Why Are Obama’s Numbers Falling?

The Republican strategist and Democratic pollster in their biweekly face-off about Election 2012

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Charles Dharapak / AP

President Barack Obama pauses while speaking in the Rose Garden of the White House in Washington on March 13, 2012

Penn: The sobering numbers coming from the polls the past few days show that to win re-election, President Obama must do more than simply ask for another four years to let his policies work. He has to make a major leap into the center to deal with the volatility coming from the record number of independent voters in the electorate. His job approval is at 41% in the latest New York Times/CBS poll and 46% in the Washington Post/ABC News poll.

The developing storyline was that an improving economy mixed with a divided Republican electorate should have shot President Obama’s numbers sky high, putting the race out of reach for the Republicans. But the public wants to see more than just job growth — they want to see President Obama grow in the job. They are concerned that difficult situations in Iran and Afghanistan are raising the stakes on who occupies the Oval Office, as his foreign-affairs numbers dropped 10 points in New York Times/CBS poll. And while the fight over contraception coverage energized the base, it also revealed a more divided electorate on the issue than expected when it comes to rules for religious institutions.

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I have to admit, I was ready to say that the President had turned the corner based on recent events and that his campaign seemed to have reached a more even footing compared with the rocky and chaotic Republican primary. But numbers like these send you back to first principles: 1) the President has to keep working to overcome doubts about his leadership by being a President first, not a candidate; 2) he has to move more decisively into the center, which means less about raising taxes and more about streamlining and modernizing government; and 3) he has to run on a forward-looking and comprehensive economic plan that deals directly not only with spending but also with trade, immigration, energy prices and a host of other issues holding the country back from real economic growth in the 21st century.

Americans remain moody and pessimistic about government and everyone in it; however, they remain open to President Obama. These unexpectedly low polls serve as a warning sign that he has to keep searching for the right key to the door of re-election.

(MORE: Justin Frank: Will Obama’s Continued Silence Hurt Him Politically?)

Hughes: Gas prices and federal budget deficits are rising, and so are tensions in the world. If they aren’t already, alarm bells should be sounding at President Obama’s campaign, because these two new polls, the New York Times/CBS News and Washington Post/ABC News, show Americans are not at all happy with the way the President is dealing with those issues and are deeply worried about the President’s performance — or more accurately, his failure to perform — both at home and abroad. These polls are the most recent reminder of just how vulnerable the incumbent President is during this election year.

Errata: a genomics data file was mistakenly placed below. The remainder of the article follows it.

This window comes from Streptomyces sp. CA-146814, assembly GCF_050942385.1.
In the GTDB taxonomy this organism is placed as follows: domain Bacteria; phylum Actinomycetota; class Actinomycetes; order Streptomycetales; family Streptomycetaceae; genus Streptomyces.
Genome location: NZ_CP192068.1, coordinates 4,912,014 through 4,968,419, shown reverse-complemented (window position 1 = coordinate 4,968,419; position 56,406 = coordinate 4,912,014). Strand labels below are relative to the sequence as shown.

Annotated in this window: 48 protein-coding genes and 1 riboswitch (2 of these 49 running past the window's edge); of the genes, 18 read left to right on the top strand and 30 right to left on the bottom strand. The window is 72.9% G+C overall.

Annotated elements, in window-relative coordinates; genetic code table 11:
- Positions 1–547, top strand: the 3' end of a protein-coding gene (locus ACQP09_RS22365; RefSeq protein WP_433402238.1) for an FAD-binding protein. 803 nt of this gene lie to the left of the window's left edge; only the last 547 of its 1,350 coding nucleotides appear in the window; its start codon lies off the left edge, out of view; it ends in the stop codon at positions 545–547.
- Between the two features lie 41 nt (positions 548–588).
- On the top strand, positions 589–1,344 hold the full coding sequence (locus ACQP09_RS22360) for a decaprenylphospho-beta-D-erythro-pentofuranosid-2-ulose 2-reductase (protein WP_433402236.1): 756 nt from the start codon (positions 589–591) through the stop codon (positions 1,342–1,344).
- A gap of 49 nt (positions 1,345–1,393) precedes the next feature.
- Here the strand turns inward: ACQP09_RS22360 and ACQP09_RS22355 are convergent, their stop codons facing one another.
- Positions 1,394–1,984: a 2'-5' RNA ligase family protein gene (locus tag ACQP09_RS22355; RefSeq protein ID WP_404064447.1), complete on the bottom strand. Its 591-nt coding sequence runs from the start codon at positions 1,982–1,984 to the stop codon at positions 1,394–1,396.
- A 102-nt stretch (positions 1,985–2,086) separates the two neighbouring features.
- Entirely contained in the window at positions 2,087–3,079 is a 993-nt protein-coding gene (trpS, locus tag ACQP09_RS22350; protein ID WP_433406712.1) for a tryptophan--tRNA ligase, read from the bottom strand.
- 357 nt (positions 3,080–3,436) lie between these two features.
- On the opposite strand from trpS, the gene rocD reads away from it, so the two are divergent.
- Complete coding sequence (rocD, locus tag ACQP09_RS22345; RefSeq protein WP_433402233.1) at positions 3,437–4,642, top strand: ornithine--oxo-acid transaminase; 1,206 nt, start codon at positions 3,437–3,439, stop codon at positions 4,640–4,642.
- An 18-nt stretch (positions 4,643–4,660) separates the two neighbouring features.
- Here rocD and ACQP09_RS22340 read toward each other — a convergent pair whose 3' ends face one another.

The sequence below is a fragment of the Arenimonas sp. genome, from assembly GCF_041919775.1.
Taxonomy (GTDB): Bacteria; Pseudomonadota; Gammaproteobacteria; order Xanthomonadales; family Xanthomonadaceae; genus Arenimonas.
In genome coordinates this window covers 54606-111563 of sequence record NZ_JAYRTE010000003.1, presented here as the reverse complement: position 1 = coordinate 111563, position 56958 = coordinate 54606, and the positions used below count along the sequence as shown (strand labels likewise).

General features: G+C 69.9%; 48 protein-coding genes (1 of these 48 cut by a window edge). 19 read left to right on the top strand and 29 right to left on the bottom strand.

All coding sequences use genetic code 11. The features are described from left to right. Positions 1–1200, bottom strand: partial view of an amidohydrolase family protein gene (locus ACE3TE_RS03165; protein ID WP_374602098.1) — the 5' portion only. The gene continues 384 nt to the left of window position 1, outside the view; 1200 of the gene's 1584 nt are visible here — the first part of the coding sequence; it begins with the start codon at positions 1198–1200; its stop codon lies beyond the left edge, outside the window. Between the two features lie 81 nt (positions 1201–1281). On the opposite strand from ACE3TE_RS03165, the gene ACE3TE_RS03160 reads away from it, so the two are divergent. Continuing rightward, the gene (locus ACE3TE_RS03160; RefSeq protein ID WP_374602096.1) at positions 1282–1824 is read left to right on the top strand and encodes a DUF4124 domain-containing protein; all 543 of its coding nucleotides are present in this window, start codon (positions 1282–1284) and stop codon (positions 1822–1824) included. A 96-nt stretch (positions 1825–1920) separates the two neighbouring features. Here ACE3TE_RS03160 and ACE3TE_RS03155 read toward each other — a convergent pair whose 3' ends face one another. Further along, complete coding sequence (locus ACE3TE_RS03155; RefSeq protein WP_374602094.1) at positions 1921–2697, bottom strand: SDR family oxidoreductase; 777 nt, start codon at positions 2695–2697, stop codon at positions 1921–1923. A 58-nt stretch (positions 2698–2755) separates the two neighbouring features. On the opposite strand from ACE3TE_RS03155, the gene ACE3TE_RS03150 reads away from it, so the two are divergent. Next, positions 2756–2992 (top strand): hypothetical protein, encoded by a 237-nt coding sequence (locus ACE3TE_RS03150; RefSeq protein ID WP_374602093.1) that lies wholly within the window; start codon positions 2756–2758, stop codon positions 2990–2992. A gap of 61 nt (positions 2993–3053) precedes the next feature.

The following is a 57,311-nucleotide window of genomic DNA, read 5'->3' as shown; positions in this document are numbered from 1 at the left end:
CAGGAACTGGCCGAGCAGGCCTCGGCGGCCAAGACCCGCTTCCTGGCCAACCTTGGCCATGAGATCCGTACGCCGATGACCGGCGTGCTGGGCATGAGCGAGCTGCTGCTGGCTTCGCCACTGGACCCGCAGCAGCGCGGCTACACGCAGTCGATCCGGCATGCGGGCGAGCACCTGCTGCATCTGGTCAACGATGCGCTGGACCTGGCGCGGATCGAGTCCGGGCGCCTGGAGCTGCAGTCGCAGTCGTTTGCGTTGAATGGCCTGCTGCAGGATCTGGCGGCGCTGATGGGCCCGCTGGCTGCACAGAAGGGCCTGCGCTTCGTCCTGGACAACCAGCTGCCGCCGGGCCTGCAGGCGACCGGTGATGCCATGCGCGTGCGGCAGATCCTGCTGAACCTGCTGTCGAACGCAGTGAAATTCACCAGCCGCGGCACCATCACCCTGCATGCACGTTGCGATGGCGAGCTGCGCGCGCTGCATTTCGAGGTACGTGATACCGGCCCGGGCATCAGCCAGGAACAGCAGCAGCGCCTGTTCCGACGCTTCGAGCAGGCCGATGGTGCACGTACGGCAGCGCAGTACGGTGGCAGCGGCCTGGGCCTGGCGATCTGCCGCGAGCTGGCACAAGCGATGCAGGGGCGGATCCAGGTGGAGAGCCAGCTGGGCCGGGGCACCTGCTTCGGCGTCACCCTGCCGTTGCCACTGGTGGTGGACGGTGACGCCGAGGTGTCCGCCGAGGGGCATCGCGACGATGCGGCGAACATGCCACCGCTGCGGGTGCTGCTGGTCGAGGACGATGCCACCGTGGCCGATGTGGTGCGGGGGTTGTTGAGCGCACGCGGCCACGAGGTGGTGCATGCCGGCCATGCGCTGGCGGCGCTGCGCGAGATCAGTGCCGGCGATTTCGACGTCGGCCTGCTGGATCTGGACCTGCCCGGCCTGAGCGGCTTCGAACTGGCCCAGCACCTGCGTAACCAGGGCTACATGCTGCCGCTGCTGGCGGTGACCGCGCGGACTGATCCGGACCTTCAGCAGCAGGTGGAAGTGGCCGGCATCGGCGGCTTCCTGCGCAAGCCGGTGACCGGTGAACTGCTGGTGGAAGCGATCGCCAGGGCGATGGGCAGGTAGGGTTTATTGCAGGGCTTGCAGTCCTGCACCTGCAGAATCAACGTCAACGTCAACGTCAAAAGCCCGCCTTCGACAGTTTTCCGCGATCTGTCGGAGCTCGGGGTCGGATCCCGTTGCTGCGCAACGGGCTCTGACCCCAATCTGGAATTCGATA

According to the Washington Post/ABC News poll, by varying degrees, more Americans now disapprove than approve of not only President Obama’s overall job performance (50%-46% in Washington Post/ABC, 47%-41% in New York Times/CBS) but also his handling of every single issue tested, from the economy (59% disapprove to 38% approve), to the situation with gas prices (65%-26%), to the federal budget deficit (63%-32%), to energy policy (48%-38%). Even in foreign policy, which had until recently been a relative strength, Americans disapprove of the way President Obama is handling the possibility of Iran obtaining nuclear weapons and the situation in Afghanistan.

Tensions abroad and a still struggling economy at home are a toxic combination for the President’s ratings. Despite some recent mildly positive economic news (though unemployment remains a stubbornly high 8.3%), three-fourths of Americans rate the condition of the national economy as “fairly” or “very bad.” And Americans have lost confidence in President Obama’s ability to make good economic decisions, with 51% saying they are either “not too” or “not at all confident.” Almost a third of all voters now say they are “not at all” confident in the incumbent President’s ability to make good economic decisions, by far the biggest vote of no confidence during his entire presidency. Likewise, his handling of the deficit is at an all-time low, with 63% of Americans — and a whopping 70% of independents — disapproving.

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If I were in my old job in the West Wing, I’d be looking for ways to show the President taking dramatic and decisive action to deal with growing federal budget deficits and rising gas prices. The price of gas is an especially visible “kitchen table” issue. It impacts people’s wallets and their psyches, with the bad news heralded at every pump on every street corner. Americans believe there are things (more domestic drilling, anyone?) that a President can do about gas prices, so the political consequences of inaction tend to be harsher.

This week’s polls are especially significant because they reverse what had been a trend of gradually rising numbers for President Obama — and given that the vast majority of political coverage has been focused on the ongoing primary fight among Republicans, that reversal is particularly striking. As the Republican primary process continues to unfold, this week’s poll numbers clearly show just how much the Republican nomination is worth fighting for — just how vulnerable President Obama truly is.

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